What exactly is an angel?
An angel investor (also known as a business angel, informal investor, angel funder, private investor, or seed investor) is an affluent individual or company that provides capital for a business start-up, usually in exchange for an ownership equity agreement.
Originally, the term ‘angel’ came from Broadway theatre, where it was used to describe wealthy individuals who provided money for theatrical productions that would otherwise have had to shut down. Angels began providing their services and resources in the late 1980s, forming groups to pool information and funds – called angel networks.
Who becomes an angel?
They may be a professional, such as a doctor or a lawyer, an executive individual, or a company, with a pot of money to invest, but the best angels come from a proven entrepreneurial background – they’ve got the T-shirt! Some merely want to keep abreast of current developments in a particular business arena, others have a desire to mentor the next generation of entrepreneurs. Most want to do this on a part-time basis, while for some it’s a business in itself. Not just wealthy financially, angel investors also have a wealth of industry knowledge and a thorough understanding of what it really takes to get a start-up off the ground. Providing valuable management advice, funding and contacts to help deliver and promote the business, angels can literally enable a mere idea to really take off.
What to look for in an angel
- Passion, commitment, and integrity
- Knowledge of the appropriate market or industry
- Savvy business sense – the ability to make things happen
- The ability to raise additional rounds of financing if required
What do angel investors want from you?
- An informed, brief and articulated elevator pitch for your BIG IDEA – assume anything beyond the first few sentences will not be read!
- A clearly thought out business model or plan, with an end goal – keep it realistic. Anything that cannot be backed up by statistical evidence is likely to be thrown out of the water
- You may be asked to deliver a prototype, working model or visual representation of your BIG IDEA
- A clear definition of who your projected audience is, with evidence of how you came to this
Common pitch mistakes:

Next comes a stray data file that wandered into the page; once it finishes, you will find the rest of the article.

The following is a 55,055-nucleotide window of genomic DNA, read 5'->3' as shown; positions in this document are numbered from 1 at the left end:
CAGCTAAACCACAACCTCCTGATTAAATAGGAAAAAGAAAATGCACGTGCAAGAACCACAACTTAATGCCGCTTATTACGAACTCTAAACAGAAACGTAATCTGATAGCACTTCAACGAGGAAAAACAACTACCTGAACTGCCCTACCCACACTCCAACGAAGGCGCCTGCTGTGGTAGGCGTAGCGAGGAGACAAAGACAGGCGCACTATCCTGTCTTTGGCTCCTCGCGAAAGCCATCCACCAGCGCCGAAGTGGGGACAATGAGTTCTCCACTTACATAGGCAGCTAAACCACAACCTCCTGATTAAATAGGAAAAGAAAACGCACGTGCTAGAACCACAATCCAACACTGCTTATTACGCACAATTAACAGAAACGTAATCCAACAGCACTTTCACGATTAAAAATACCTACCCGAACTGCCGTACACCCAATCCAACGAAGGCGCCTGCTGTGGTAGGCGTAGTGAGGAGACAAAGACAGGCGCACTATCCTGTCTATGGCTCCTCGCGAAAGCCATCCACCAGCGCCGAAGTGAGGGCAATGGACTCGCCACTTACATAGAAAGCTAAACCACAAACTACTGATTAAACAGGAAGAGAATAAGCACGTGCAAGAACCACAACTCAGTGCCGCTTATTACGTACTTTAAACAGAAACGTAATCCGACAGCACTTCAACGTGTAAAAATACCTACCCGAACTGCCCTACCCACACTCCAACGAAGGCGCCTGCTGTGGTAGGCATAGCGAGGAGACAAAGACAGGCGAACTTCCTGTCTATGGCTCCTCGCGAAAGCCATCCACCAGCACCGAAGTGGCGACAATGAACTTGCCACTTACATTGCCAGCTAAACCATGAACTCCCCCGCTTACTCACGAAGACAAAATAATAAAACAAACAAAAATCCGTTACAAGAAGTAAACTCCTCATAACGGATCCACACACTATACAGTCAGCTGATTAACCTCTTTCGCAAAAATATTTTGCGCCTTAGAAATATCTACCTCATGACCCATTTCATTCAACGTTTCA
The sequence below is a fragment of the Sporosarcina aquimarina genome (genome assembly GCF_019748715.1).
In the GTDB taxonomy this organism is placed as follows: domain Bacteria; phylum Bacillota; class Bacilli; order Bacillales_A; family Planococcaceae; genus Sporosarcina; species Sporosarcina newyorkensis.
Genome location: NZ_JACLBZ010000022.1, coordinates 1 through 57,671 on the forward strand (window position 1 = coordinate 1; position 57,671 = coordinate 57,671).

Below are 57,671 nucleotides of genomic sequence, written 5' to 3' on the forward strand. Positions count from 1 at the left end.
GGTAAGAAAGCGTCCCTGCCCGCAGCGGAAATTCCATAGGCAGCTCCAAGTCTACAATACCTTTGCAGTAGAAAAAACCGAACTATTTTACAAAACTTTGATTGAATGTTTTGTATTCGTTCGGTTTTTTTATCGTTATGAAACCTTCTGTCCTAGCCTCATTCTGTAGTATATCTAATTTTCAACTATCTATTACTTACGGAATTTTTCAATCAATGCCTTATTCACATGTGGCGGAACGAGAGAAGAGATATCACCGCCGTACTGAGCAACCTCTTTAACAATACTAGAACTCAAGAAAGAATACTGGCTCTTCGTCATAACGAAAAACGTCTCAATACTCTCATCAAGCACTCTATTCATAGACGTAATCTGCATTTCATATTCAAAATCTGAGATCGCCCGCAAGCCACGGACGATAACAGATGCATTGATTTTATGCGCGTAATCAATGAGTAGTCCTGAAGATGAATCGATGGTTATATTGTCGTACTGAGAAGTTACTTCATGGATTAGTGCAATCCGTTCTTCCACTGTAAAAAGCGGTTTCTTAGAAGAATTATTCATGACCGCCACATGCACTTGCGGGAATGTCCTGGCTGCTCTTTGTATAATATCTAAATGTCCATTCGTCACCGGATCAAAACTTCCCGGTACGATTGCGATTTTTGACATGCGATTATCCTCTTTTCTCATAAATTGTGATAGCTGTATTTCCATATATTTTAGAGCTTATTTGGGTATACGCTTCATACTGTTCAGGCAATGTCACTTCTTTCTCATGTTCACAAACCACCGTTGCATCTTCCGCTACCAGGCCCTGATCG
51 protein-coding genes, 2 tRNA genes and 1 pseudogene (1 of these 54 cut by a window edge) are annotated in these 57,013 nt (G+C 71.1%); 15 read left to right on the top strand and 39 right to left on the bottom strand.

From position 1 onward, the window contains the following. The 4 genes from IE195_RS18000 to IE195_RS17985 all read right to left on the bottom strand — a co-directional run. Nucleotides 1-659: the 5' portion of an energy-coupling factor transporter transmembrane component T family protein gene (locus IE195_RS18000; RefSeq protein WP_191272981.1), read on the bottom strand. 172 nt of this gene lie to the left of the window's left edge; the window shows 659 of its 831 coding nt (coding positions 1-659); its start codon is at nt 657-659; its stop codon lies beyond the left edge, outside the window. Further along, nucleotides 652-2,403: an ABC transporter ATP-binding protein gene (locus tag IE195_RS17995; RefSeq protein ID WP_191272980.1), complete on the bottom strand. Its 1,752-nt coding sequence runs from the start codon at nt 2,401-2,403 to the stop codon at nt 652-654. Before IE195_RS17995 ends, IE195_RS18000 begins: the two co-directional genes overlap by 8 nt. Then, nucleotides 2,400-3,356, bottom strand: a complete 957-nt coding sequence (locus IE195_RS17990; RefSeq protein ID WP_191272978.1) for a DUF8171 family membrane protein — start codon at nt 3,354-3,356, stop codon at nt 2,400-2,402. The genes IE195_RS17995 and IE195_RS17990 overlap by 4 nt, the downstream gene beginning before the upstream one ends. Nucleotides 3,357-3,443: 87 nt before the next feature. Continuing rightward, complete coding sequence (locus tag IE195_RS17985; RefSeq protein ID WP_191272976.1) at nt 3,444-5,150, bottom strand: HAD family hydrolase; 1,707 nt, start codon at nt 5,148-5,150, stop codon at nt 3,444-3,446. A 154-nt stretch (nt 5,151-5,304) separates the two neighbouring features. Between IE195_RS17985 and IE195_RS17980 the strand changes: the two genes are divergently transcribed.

- You don’t explain the problem your BIG IDEA will solve
- You fail to convince them that anyone would want to buy it
- Your business plan is not water tight – any gaps will be spotted by these savvy investors
- You take too much time explaining what it is
- Too much ‘nitty-gritty’ up front – at the pitch stage you need to be brutal with the facts, the details can come later
- Your financial forecasts are unrealistic
- You want too much control – be prepared to embrace their comments and recommendations
- You stick on the ownership stakes you’re willing to offer the investor – you must have an idea of what you’d be happy to agree on, but be flexible with it
Angels to avoid…
- The non-genuine angel – appears interested but isn’t ‘passionate’ about helping you
- The prescriptive angel – their ‘one solution fits all’ approach is not for you
- The non-cooperative angel – you will be working with your angel for some time, you need to be able to communicate at the very least
How to choose?
You should be looking at some of the many angel networks that are out there. These match start-up businesses and entrepreneurs with experienced angel investors, as well as providing proof that they can deliver what you need from them. You’ll be able to see testimonials and often case studies, which will enable you to make an informed choice. So if you’re looking for a cash injection and business mentoring for your fledgling business – there’s an angel out there who is also looking for you.